Closing out Friday night was the Mountain Jam debut of Warren Haynes Band. A highly anticipated set from the creator of the very festival he headlines. I understand that Warren Haynes had been waiting a number of years to release his solo project and tour behind it. It was well worth the wait because their set killed it. Warren is totally at home among his band mates‚ each a virtuoso in their own right. The sound is a far cry from the heaviness of Gov't Mule or the extended jams of The Allman Brothers. Warren and band offer a tight gospel twinged R&B that sounds expertly honed. They opened with a spirited "Tear Me Down" followed by the inspirational "Rivers Gonna Rise" featuring standout vocals by Alecia Chakour. Speaking of standouts -- Ron Holloway on sax is pretty much Jesus incarnate. It takes a rare musician to blow away a mountain full of fans -- I think Ron is one of those rarities. Playing solos like a madman he shone brightly on first set ending segue "I'll Take a Bullet"- > "I Wish "->" I'll Take a Bullet." He is absolutely amazing and I really need to hear more of him all the time.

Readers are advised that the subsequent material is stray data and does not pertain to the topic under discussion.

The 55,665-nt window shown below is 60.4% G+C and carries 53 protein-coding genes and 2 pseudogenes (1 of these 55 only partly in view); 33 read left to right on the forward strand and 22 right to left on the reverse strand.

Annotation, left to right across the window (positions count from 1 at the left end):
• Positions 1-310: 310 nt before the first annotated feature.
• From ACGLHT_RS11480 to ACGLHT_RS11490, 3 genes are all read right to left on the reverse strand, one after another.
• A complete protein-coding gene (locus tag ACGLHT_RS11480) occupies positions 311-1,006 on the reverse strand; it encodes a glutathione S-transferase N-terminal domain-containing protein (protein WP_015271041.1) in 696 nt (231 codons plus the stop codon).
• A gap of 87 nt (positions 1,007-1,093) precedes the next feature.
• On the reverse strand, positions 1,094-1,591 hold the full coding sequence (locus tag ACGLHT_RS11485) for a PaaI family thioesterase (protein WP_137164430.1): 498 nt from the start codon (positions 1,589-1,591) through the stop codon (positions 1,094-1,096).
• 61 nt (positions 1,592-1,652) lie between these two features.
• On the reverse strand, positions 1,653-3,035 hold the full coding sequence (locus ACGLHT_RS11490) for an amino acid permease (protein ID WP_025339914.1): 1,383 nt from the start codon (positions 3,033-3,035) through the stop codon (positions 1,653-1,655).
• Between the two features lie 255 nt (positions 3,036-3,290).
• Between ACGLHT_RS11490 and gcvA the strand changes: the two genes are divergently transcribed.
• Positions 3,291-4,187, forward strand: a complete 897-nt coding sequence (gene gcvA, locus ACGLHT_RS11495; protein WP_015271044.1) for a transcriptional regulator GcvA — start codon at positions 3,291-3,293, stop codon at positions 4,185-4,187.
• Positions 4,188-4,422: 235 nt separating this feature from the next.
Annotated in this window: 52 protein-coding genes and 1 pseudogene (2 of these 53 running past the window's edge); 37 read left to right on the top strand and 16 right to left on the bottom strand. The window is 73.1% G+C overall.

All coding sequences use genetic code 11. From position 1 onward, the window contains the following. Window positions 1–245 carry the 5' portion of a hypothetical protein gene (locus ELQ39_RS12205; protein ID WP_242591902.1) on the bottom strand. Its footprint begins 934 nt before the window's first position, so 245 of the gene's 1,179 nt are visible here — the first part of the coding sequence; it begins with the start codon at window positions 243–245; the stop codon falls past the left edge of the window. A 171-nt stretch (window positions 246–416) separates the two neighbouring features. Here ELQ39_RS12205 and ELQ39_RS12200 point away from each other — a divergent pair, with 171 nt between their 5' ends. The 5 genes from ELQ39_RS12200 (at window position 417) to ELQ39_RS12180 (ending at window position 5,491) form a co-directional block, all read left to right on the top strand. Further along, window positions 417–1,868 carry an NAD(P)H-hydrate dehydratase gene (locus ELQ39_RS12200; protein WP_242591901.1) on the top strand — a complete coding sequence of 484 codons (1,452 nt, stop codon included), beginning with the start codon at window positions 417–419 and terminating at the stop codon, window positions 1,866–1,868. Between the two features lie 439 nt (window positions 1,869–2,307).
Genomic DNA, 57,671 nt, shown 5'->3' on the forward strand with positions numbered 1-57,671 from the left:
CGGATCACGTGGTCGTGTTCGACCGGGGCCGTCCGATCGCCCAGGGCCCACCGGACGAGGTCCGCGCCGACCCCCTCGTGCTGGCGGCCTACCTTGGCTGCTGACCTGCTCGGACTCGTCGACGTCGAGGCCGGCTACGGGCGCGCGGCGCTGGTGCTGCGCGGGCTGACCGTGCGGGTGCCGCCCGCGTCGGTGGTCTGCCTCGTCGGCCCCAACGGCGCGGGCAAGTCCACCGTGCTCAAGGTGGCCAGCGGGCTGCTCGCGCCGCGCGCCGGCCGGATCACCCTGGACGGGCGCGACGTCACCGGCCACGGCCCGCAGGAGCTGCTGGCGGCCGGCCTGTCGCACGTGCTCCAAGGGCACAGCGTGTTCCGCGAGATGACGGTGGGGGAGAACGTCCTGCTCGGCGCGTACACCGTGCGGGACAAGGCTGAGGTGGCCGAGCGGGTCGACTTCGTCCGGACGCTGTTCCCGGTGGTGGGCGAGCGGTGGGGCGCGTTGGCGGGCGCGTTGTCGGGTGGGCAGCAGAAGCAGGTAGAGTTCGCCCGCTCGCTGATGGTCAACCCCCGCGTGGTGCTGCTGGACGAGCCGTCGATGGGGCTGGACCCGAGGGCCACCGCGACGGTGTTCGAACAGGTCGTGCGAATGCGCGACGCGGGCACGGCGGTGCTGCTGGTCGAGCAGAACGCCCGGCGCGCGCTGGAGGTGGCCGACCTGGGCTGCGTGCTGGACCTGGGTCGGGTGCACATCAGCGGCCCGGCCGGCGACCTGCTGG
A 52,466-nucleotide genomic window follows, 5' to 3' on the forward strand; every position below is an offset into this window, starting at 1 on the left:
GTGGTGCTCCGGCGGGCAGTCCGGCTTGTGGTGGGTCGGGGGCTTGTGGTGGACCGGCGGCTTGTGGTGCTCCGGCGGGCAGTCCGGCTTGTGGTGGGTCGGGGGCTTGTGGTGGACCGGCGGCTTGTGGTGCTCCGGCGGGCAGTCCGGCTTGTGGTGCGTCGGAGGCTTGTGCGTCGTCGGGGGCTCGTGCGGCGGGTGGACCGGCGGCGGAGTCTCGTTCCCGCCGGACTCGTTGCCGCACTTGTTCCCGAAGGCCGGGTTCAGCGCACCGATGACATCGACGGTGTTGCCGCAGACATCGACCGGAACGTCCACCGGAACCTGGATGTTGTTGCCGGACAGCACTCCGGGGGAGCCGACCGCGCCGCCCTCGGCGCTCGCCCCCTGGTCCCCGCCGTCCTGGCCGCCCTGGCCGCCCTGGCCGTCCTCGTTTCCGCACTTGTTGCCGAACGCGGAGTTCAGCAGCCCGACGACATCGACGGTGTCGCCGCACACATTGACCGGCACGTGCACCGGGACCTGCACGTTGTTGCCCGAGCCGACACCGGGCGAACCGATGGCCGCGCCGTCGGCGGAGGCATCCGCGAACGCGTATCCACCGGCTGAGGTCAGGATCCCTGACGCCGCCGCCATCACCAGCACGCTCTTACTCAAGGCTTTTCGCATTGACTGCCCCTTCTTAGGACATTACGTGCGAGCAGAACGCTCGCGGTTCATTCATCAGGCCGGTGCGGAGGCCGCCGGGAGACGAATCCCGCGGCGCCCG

Warren Haynes Band opened their second set with a rousing version of "A Change Is Gonna Come." It is clear where Warren got his inspiration for his new album when he can channel Sam Cooke with such ease: he looked to old R&B artists that he still loves. Warren literally oozes authenticity when covering the greats‚ making a standard his own in every way. Second set was highlighted by "Blue Radio‚" the bummer tune "Sick of My Shadow‚" "Hattiesburg Hustle‚" and a powerful "Fire In The Kitchen" -> "Man In Motion." The "Fire -> Man in Motion" was a perfect example of the old with the new. A road worn song that still shreds coupled with the title track of his new album. Warren truly is a man in motion‚ constantly on tour‚ forever the premier on stage guest sit-in‚ and the owner of a truly amazing new album that is short on flaws and overflowing with great songs.